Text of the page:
There’s a kind of creeping horror that strikes the heart of an author when they discover the company with whom they have two novels out is slowly collapsing into a shambling mound, devourer of careers and eater of all working energy. Let’s be clear: Jason and Jeremy are not the subject of what I am discussing. There comes a point where people just sort of don’t make a difference much, because what matters is that the company is collapsing and it wouldn’t matter who was running the broken space ship into the wormhole. It’s sort of like working at any company that’s failing. It’s easy to play armchair quarterback and wonder at the decisions made. But, deep in the muck of collapse, what is it like?
Publishing isn’t the sort of gig that you go to work and go home and vent with your spouse about your day. It’s not like that at all. I work out of my house, and will have fewer than a dozen emails about a project in a year, unless there’s some serious marketing and promotion campaign happening, and then maybe two phone calls total. It’s not like there’s much water cooler chatter, most of the time. Most discussion channels are public. I can’t tweet about that rising uneasy feeling. I can only watch as news comes over the transom. Money problems, which are private, are sort of a low hum in the background of your mind. Money problems that are public are like a social media alert button, like Google alerts, a magic wand that summons author attention to even the most obscure rumor mills of the internet.
An author from an online writing group once offered some advice. He said a homosexual character should never be included in a story unless his/her sexual preference figured into the plot. Otherwise, it was a distraction, he said. To him, a gay character stood out—didn’t fit—and anything non-default about a character should be important to the plot.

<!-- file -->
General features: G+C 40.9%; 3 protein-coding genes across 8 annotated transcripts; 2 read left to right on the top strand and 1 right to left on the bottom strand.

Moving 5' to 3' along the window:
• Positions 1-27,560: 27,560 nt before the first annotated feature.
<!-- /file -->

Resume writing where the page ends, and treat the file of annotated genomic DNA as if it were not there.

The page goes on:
Sometimes I get a dizzy feeling and I think I’m communicating with someone from another planet. This was one of those times. The idea that all characters must fit to some ‘default’ expectation threw me. How would I know who all my readers were, and what the ‘default’ was for them? Were they all straight? White? Middle-class? I didn’t think so. And where does one have to live so that homosexuals stand out as unusual? Yes, I have lived in urban areas most of my life, but still. Still. Even for an extremely plot-oriented writer (for whom characters are tools of the story), this guy was missing something.
In addition to these great writers, I am also proud of several articles and reviews that I wrote in 2013. The most popular of these include:
- “The Desolation of Tolkien: A Review of The Desolation of Smaug“
- “Avatar: The Last Airbender: An Exploration” (This is, perhaps, my favourite thing I’ve written for A Dribble of Ink.)
- Review of The Republic of Thieves by Scott Lynch
- “A Personal Challenge: Gender Balance in 2013” (You can see the results of this challenge here.)
- Review of Witch Wraith by Terry Brooks
- Review of Shattered Pillars by Elizabeth Bear
This is a collection of A Dribble of Ink‘s best, most prolific, and most talked about content in 2013. This past year was one of the most exciting year’s in A Dribble of Ink‘s history, and the contributors and I have been so lucky to have such a diverse, engaged, and intelligent readership. So, thank you. And, now, onward to 2014!